The “battle of the forms” is a problem that frequently arises during contractual negotiations, when both parties attempt to apply their own set of general terms and conditions to the transaction or contractual relationships. What does Dutch law provide if a party makes an offer referring to his own terms, whereas the opposing party accepts the offer on condition that his terms apply to the agreement?
The Dutch Civil Code addresses the issue of the battle of forms in article 6:225(3), which codifies the so-alled "first-shot rule":
Where offer and acceptance refer to different general conditions, the second reference is without effect, unless it explicitly rejects the applicability of the general conditions as indicated in the first reference.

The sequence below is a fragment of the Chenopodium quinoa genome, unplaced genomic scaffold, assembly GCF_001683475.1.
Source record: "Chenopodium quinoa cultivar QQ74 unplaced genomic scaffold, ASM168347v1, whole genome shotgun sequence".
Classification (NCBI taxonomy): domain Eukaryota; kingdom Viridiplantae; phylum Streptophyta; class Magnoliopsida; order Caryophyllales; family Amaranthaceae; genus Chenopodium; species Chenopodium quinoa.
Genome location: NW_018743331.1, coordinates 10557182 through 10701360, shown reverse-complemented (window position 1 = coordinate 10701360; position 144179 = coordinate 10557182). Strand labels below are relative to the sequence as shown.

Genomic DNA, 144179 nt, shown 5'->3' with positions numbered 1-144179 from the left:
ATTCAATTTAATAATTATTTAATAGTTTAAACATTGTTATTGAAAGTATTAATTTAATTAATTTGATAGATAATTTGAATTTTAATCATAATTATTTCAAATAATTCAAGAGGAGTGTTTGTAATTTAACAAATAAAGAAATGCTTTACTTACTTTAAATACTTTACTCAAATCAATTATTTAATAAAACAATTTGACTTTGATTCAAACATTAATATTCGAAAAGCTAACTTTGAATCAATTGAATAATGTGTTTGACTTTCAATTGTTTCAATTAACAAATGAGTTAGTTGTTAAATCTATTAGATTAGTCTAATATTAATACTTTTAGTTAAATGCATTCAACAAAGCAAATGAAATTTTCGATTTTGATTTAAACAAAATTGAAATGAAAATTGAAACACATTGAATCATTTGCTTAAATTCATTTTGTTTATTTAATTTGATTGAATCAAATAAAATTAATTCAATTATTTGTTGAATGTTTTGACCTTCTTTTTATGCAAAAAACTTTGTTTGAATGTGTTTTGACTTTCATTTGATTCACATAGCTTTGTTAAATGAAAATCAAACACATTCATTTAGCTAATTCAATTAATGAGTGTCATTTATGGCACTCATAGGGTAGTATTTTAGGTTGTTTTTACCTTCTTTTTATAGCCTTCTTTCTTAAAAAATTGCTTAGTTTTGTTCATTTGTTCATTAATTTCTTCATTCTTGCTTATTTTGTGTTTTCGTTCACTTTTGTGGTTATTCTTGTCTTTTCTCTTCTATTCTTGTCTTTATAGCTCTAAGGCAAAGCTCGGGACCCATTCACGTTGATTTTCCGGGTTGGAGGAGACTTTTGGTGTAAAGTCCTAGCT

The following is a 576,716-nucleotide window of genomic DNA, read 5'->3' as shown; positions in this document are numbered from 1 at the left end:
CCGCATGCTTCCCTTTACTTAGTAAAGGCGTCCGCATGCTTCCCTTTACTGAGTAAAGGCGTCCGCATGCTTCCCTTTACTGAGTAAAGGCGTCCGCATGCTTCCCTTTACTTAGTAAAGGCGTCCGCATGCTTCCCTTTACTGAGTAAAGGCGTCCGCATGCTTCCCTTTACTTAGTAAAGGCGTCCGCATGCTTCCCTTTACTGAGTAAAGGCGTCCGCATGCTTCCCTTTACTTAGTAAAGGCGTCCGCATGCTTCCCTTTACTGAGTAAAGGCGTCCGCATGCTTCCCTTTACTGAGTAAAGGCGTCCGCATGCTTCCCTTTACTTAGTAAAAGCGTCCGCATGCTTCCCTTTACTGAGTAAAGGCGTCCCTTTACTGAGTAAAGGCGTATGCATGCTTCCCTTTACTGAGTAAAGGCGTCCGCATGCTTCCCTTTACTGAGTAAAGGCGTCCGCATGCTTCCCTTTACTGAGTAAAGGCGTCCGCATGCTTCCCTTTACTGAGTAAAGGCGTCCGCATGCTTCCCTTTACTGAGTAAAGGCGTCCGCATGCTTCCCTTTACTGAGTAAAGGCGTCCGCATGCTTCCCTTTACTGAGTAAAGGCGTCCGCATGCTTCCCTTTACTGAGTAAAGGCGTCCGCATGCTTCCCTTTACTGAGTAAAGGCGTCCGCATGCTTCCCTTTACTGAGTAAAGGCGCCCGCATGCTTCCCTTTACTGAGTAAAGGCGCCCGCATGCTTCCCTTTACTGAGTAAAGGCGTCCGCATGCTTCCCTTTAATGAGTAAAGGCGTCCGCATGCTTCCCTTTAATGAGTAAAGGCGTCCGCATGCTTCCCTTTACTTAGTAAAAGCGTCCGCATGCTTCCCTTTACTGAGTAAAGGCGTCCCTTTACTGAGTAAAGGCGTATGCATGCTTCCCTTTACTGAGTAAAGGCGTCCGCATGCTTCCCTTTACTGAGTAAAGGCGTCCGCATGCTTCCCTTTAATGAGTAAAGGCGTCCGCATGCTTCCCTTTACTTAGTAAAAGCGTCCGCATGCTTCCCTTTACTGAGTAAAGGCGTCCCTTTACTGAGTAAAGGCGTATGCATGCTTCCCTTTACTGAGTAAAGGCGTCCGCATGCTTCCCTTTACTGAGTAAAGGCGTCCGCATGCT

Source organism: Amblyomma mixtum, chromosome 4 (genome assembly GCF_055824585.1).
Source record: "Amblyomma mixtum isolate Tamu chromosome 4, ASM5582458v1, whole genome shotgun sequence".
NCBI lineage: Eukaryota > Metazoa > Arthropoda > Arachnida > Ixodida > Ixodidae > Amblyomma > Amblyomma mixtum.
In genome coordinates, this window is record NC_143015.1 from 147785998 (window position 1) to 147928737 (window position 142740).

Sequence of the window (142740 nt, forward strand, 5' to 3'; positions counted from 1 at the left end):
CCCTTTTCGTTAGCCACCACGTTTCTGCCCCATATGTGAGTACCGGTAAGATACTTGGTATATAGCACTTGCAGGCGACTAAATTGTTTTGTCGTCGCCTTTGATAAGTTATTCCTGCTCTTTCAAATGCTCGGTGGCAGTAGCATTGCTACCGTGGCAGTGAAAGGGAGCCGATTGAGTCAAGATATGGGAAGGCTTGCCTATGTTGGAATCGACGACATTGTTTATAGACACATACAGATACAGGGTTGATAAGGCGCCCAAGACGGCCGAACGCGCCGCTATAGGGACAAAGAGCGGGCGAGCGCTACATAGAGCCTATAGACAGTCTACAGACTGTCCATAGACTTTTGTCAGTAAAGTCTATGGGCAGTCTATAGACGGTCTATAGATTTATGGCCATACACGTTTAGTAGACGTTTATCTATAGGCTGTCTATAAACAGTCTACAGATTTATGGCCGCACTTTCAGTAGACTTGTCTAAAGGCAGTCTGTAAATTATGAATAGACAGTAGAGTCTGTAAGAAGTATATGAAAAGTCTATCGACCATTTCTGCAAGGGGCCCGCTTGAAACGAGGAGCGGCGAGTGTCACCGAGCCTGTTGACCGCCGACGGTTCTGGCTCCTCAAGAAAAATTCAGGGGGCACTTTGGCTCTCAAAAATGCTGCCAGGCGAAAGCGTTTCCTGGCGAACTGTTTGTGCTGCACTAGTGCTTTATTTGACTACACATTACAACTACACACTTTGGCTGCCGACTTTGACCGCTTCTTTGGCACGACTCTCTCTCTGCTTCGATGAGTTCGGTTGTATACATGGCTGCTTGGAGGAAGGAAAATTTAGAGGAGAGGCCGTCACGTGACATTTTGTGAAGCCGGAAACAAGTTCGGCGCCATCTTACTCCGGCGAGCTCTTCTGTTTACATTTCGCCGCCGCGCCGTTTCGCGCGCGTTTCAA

If you want to make sure that your company’s general terms and conditions apply when you contract with other parties, you should always try to declare their applicability as early as possible in the negotiations, to prevent the other party from getting the "first shot" in.
If you are contracting with a non-Dutch party, you should also be aware of the potential applicability of other common battle of the forms rules, such as the "last-shot rule" or the "knock-out rule."
If the person or company who you are contracting with is faster and declares the applicability of their general terms and conditions before you do, make sure that you clearly and unequivocally reject the application of their general terms and conditions and state that you wish to contract on the basis of your own general terms and conditions.
Ensuring that your general terms and conditions apply and are enforceable against your counterparty can sometimes be tricky, especially if you are contracting with consumers, who enjoy special protections against onerous provisions in general term and conditions.